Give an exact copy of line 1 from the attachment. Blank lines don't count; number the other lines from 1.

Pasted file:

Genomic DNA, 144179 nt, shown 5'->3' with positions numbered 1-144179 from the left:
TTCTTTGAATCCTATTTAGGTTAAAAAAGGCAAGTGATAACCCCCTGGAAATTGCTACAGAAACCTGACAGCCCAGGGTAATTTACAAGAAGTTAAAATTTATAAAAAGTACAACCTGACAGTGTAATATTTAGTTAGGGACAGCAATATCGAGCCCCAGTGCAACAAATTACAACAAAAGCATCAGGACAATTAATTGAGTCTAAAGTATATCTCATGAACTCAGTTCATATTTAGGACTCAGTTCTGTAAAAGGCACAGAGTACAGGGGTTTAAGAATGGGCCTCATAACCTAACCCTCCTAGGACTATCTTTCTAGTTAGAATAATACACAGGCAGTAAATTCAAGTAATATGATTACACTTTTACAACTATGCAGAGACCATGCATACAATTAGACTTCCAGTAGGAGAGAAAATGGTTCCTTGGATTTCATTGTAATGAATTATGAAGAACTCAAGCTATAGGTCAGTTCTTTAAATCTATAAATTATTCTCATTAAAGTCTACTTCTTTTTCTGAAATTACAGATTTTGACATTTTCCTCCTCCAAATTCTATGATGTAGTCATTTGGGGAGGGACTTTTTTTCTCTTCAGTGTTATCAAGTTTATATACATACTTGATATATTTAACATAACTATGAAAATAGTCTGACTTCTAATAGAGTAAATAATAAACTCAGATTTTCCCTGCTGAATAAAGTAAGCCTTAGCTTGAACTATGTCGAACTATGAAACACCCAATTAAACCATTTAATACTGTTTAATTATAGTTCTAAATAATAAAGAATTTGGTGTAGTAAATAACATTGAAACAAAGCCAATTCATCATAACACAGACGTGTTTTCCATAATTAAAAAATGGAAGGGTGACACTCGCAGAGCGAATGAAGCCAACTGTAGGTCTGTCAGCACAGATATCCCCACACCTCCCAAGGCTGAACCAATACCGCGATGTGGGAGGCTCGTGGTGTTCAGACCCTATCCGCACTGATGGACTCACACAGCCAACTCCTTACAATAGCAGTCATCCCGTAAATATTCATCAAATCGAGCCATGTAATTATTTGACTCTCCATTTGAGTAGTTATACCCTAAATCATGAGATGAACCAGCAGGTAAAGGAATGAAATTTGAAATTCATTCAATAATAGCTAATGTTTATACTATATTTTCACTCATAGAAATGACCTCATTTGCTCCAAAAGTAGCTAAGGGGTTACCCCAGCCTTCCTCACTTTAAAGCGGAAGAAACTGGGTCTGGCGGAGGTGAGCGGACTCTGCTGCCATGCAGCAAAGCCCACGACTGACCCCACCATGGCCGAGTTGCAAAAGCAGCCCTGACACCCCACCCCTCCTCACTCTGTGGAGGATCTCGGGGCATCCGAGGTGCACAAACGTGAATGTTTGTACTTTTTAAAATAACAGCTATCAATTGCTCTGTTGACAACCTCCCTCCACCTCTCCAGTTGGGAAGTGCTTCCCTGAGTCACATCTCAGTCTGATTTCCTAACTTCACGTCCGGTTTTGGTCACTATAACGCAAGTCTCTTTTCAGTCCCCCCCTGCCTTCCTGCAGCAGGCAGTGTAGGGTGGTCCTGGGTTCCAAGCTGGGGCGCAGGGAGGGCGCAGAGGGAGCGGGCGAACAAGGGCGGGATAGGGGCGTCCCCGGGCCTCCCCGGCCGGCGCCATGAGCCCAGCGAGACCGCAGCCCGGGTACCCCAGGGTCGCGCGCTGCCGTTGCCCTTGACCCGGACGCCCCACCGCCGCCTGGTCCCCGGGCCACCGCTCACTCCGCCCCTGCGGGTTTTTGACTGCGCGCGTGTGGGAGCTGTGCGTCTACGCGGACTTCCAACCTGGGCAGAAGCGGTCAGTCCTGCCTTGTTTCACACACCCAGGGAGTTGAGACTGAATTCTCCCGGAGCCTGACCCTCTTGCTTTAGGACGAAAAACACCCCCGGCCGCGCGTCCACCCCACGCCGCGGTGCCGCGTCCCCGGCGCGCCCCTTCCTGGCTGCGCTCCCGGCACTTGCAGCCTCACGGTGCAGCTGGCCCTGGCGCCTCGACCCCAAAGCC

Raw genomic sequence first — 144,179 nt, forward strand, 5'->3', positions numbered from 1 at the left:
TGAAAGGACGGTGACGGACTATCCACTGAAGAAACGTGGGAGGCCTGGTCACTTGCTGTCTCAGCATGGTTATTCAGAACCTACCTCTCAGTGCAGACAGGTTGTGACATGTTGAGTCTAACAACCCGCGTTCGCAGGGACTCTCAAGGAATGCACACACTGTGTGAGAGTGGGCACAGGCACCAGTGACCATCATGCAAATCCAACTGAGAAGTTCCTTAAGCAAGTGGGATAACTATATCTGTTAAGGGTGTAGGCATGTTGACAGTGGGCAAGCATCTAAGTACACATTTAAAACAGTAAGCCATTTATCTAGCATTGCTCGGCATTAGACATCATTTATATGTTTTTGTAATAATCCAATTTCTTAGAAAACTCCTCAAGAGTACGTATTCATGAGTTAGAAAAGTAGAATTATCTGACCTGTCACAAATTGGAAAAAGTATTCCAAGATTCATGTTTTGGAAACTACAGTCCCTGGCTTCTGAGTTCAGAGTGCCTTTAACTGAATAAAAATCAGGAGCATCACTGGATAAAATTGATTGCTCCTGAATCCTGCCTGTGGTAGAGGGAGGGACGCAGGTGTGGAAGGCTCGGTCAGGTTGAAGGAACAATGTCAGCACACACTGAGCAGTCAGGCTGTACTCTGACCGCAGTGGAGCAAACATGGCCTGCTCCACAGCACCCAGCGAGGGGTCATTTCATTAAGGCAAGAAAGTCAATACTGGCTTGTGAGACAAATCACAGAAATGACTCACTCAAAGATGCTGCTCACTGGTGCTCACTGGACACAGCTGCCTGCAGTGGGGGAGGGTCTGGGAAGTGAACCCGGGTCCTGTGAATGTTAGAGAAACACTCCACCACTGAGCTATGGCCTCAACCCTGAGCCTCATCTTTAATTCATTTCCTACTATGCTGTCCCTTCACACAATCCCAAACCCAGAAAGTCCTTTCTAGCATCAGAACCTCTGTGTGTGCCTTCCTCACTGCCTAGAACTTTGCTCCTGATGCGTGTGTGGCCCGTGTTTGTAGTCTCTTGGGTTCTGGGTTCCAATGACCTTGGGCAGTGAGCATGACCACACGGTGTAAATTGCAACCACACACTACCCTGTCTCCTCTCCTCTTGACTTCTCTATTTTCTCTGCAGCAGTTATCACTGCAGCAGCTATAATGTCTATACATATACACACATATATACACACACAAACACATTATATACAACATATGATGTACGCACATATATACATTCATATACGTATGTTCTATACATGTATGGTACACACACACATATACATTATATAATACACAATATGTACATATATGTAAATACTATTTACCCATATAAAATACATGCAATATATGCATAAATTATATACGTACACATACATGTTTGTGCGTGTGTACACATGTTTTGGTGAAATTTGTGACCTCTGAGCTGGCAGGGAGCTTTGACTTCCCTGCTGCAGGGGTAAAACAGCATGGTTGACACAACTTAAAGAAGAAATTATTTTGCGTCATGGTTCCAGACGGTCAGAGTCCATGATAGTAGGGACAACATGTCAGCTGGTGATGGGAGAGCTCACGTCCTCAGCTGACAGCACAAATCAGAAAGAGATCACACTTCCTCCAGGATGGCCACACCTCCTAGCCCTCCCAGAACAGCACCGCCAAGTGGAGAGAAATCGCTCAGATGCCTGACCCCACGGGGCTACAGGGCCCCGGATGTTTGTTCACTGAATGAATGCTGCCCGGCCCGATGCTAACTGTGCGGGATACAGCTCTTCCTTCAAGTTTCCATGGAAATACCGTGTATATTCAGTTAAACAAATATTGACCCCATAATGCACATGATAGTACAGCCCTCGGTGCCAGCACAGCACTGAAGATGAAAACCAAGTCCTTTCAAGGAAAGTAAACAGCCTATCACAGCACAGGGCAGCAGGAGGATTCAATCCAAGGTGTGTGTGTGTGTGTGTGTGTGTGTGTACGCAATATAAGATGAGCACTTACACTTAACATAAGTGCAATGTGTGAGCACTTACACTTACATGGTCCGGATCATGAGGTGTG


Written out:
Genomic DNA, 144179 nt, shown 5'->3' with positions numbered 1-144179 from the left: